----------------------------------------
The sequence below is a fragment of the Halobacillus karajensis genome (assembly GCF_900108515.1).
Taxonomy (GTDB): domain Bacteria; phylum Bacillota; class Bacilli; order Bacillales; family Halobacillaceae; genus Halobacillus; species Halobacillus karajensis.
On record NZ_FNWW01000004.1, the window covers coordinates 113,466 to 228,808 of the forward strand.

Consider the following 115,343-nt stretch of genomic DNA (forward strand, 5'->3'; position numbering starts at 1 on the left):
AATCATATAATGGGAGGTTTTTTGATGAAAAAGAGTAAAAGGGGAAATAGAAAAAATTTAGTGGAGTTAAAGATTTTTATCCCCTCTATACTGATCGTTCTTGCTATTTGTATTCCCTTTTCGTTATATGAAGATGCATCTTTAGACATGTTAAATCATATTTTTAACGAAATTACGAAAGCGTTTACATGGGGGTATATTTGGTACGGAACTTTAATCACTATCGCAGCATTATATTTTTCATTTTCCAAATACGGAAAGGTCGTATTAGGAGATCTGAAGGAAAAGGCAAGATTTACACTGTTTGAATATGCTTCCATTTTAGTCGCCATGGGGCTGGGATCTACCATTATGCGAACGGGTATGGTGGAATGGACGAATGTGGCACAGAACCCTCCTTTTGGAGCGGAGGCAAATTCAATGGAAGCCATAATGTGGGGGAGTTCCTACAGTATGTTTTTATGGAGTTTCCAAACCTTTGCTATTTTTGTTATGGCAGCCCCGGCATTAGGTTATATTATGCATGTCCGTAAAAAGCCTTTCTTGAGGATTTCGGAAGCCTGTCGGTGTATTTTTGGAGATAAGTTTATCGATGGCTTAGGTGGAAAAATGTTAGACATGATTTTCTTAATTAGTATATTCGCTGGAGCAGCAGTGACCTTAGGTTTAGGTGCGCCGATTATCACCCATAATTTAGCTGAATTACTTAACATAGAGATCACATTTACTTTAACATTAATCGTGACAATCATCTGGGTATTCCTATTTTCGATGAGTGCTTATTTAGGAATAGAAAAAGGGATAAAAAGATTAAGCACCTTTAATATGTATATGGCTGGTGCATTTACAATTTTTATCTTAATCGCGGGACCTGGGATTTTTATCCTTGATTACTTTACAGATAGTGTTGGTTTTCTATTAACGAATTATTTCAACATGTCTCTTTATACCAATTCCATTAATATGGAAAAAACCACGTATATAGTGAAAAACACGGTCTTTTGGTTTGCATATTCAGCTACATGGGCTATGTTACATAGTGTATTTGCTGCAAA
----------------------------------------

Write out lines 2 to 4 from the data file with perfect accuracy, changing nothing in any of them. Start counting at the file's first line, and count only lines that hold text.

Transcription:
Taxonomy (GTDB): domain Bacteria; phylum Bacillota; class Bacilli; order Bacillales; family Halobacillaceae; genus Halobacillus; species Halobacillus karajensis.
On record NZ_FNWW01000004.1, the window covers coordinates 113,466 to 228,808 of the forward strand.

Consider the following 115,343-nt stretch of genomic DNA (forward strand, 5'->3'; position numbering starts at 1 on the left):